Is there a way to create a user with username admin?

When I tried to pick a username admin I got this error/ warning message.

The username you entered (admin) is reserved for use by the system. Please select a different one.

enter image description here

Please note that I have gone through this Q How to add an user called "admin", this Q is about creating a user with username admin after successful Installation.

My Q is about creating a user with username admin at Installation time itself.

Thoughts: If there is a way to Customize the ISO with tool/tools like CUBIC https://launchpad.net/cubic to alter the name in the error/ warning message?

Workarounds are welcome.


2 Answers 2


Sure, just comment out admin in the list of reserved usernames before launching the installer. You don't need to remaster the ISO for this, though you could if you wanted.

The graphical installer on the desktop ISOs for Ubuntu and most of its official derivatives is Ubiquity. This is the installer pictured in the screenshot shown in your question. It keeps a list of reserved usernames in /usr/lib/ubiquity/user-setup/reserved-usernames.

Boot from a live USB or live DVD. Select the option to try Ubuntu, rather than the option to install it, since you should modify that file before running the installer.

Then comment out the admin line in that file by placing # at the front of the line. One way to do this is to run this one command:

sudo sed -i.orig 's/^admin$/# &/' /usr/lib/ubiquity/user-setup/reserved-usernames

Or, if you prefer, you can open the file in a text editor and manually make and save your changes:

sudoedit /usr/lib/ubiquity/user-setup/reserved-usernames

After modifying the file, double-click on the icon on the desktop to install Ubuntu.

I've tested this with the Ubuntu 18.04.3 LTS (amd64) desktop image.

If you feel like remastering the ISO image to avoid having to do that, you can. Any of the popular methods should work, since you're just changing one file inside the squashfs image. But if you only need this for a handful of installations, it's probably not worth it, since you can just run that one sed command (or equivalent) each time before launching the installer.

When you use this method, an admin group will be created and it will be used as the admin user's primary group. The admin user's UID will be 1000, and the admin group's GID will be 1000 as well. I don't think you need to change this, but it's a good idea to be aware of its significance.

I presume you intend the user you create during installation and name admin to be an administrator of the system who is permitted to run arbitrary commands as root (or any user) with sudo. So it shouldn't be a problem that Ubuntu's /etc/sudoers still confers those privileges to members of the admin group as well as the sudo group, even though membership in the admin group is no longer a common or recommended way to give a user these privileges.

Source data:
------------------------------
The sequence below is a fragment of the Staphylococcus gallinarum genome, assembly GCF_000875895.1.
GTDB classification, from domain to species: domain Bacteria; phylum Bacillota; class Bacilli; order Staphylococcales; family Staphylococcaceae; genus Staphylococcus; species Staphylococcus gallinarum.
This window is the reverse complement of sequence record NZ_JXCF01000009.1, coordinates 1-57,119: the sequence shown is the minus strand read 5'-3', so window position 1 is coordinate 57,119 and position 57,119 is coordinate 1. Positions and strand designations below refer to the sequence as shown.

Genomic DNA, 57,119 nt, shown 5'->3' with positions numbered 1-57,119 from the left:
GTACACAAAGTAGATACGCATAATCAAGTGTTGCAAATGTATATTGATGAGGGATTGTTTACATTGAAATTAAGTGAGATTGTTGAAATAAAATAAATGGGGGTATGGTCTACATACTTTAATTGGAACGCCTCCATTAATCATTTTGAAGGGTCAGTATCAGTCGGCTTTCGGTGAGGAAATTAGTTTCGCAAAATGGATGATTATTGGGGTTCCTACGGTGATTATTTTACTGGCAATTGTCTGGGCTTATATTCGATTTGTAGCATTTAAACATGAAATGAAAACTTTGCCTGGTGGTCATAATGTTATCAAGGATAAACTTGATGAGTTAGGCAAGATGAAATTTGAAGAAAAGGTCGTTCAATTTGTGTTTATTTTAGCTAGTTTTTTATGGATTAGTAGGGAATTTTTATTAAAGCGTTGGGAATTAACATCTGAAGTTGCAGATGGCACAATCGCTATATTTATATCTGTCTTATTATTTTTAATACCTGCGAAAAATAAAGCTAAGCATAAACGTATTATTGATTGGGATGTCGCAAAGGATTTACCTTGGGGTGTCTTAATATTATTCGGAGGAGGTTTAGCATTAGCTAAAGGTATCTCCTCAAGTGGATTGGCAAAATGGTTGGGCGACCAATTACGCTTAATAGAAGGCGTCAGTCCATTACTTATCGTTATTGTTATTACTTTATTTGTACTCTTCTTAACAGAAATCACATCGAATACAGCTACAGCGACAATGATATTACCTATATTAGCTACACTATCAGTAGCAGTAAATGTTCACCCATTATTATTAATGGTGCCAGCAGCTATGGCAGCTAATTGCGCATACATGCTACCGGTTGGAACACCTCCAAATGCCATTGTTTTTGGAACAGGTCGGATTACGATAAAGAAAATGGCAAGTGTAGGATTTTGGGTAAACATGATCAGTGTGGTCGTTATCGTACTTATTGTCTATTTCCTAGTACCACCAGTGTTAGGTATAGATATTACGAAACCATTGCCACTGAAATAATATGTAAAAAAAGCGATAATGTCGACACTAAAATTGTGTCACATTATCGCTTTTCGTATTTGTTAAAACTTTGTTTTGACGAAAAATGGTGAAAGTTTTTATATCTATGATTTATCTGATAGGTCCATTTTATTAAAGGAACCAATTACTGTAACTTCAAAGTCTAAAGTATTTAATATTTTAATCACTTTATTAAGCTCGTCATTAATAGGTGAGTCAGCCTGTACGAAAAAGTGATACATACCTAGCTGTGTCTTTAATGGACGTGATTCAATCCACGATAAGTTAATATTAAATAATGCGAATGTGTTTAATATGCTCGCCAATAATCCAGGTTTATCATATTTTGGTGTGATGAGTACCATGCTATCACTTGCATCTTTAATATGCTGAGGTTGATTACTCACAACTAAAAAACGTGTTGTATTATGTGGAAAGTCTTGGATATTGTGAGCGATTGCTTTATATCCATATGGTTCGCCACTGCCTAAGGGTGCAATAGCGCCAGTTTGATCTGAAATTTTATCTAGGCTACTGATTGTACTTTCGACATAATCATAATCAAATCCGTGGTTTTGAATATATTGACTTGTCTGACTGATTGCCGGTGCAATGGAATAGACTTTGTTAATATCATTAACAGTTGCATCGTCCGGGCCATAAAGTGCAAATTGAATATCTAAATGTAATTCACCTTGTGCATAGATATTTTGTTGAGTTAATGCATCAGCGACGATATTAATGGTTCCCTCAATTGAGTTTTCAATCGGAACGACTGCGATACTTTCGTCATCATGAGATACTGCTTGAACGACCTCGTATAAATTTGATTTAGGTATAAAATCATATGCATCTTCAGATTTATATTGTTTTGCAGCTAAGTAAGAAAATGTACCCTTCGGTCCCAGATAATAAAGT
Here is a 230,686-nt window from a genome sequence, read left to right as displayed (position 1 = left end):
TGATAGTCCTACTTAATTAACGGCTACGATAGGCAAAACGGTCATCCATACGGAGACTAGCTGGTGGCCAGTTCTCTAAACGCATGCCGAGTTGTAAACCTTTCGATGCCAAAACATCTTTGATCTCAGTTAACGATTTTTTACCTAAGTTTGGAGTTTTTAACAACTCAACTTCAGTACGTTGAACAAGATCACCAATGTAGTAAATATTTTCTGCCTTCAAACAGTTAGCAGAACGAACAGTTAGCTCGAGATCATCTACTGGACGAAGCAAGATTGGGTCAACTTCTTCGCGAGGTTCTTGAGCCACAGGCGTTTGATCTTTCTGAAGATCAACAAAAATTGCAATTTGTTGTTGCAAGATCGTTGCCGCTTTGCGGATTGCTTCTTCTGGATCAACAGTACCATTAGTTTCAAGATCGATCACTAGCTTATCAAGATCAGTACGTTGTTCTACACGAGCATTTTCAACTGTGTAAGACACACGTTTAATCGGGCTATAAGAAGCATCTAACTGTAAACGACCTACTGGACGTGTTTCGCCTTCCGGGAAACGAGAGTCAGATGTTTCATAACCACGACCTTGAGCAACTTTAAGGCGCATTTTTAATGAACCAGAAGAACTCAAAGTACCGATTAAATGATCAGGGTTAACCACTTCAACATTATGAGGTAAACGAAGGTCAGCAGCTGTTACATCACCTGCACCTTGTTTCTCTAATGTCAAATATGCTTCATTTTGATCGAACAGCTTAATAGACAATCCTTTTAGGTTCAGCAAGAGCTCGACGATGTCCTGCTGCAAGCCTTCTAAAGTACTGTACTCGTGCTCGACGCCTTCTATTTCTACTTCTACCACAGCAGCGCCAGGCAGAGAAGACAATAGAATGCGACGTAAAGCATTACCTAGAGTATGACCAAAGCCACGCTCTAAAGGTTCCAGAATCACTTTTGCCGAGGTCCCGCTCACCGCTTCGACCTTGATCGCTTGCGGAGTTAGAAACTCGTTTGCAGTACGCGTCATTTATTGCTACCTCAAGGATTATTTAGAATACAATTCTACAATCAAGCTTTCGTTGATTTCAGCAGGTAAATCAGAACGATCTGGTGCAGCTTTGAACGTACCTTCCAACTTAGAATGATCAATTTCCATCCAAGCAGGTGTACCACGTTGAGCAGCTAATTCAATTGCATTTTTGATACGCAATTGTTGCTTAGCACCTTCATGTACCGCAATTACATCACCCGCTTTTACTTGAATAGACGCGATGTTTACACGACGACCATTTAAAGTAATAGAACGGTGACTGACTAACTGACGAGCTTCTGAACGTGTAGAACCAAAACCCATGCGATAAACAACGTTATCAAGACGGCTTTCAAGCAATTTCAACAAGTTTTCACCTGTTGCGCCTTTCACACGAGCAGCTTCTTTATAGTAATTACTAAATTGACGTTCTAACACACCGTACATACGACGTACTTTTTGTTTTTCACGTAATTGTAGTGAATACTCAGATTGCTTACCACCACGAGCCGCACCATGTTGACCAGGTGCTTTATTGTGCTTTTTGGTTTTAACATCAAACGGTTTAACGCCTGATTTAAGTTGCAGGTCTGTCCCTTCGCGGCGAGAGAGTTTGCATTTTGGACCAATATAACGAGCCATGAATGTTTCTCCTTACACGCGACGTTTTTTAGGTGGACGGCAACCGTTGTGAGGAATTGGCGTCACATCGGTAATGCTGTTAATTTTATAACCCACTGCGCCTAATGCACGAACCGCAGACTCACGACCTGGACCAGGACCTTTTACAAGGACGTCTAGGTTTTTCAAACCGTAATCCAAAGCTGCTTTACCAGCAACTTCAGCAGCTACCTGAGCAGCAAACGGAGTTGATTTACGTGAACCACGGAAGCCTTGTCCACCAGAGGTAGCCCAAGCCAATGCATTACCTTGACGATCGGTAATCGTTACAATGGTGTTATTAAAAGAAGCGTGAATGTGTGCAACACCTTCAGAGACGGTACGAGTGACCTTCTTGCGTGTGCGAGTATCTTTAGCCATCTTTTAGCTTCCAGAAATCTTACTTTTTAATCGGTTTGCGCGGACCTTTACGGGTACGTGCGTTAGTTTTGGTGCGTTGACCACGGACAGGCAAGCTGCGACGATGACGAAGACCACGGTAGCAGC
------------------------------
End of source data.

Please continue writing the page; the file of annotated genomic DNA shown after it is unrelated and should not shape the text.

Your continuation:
Ubuntu's default /etc/sudoers contains these lines:

# Members of the admin group may gain root privileges
%admin ALL=(ALL) ALL

# Allow members of group sudo to execute any command
%sudo   ALL=(ALL:ALL) ALL

You could comment out the %admin line if you wanted. Run sudo visudo to edit the file. But you really don't need to.

Even though it's easy to make the installer let you proceed with the username admin, I encourage you to consider the workaround of just not making a user called that, for two reasons:

  1. Creating a user called admin on Ubuntu, especially during installation, is not tested. In my limited testing, it doesn't seem to cause any problems, but I can't be sure it doesn't trigger or exacerbate any current or future bugs.

  2. admin is an easily guessed username. When examining the logs of Internet-facing SSH servers, I've noticed that admin is one of the nonexistent users that receive a high volume of automated illicit login attempts.

    It's often not necessary or worthwhile to keep usernames secret. But admin is both easily guessed and attractive-sounding to people who want to break into your system.

    Of course, some usernames, like root, are even more ubiquitous and attractive. This is why allowing root logins is discouraged, especially password-based logins.

If your motivation for using the name admin is that this username is hidden in some utilities or display managers, it's likely you can configure them to hide another name.

With that said, so long as you otherwise follow good security practices, including the use of strong passwords, I wouldn't expect any problems.

  • @PRATAP I hope it helps! Although I've covered the topic at some length, the actual instructions for how to do it are near the top of the answer. (I do suggest reading the rest though, since I try to cover some of the possible ramifications of having a user called admin.) Commented Nov 14, 2019 at 16:59
  • @PRATAP That looks fine to me. Commented Nov 14, 2019 at 17:09
  • @PRATAP Yes, that's what it looked like when I installed 18.04 to test this. I considered including screenshots in this post, but I decided against it, because when Ubiquity rejects admin (that is, when one does not modify /usr/lib/ubiquity/user-setup/reserved-usernames), it does so only when one tries to click continue on that screen, rather than immediately once admin is typed in. Anyway, it looks like this worked for you--I'm glad it helped! Commented Nov 14, 2019 at 17:18

As far as I know there is no way to do so at installation time itself, but assuming the link above works (creating a user with username "admin" after successful installation), one workaround could be installing with a dummy username, add a user named "admin" after installation, and then removing your dummy user. Hope that helps!

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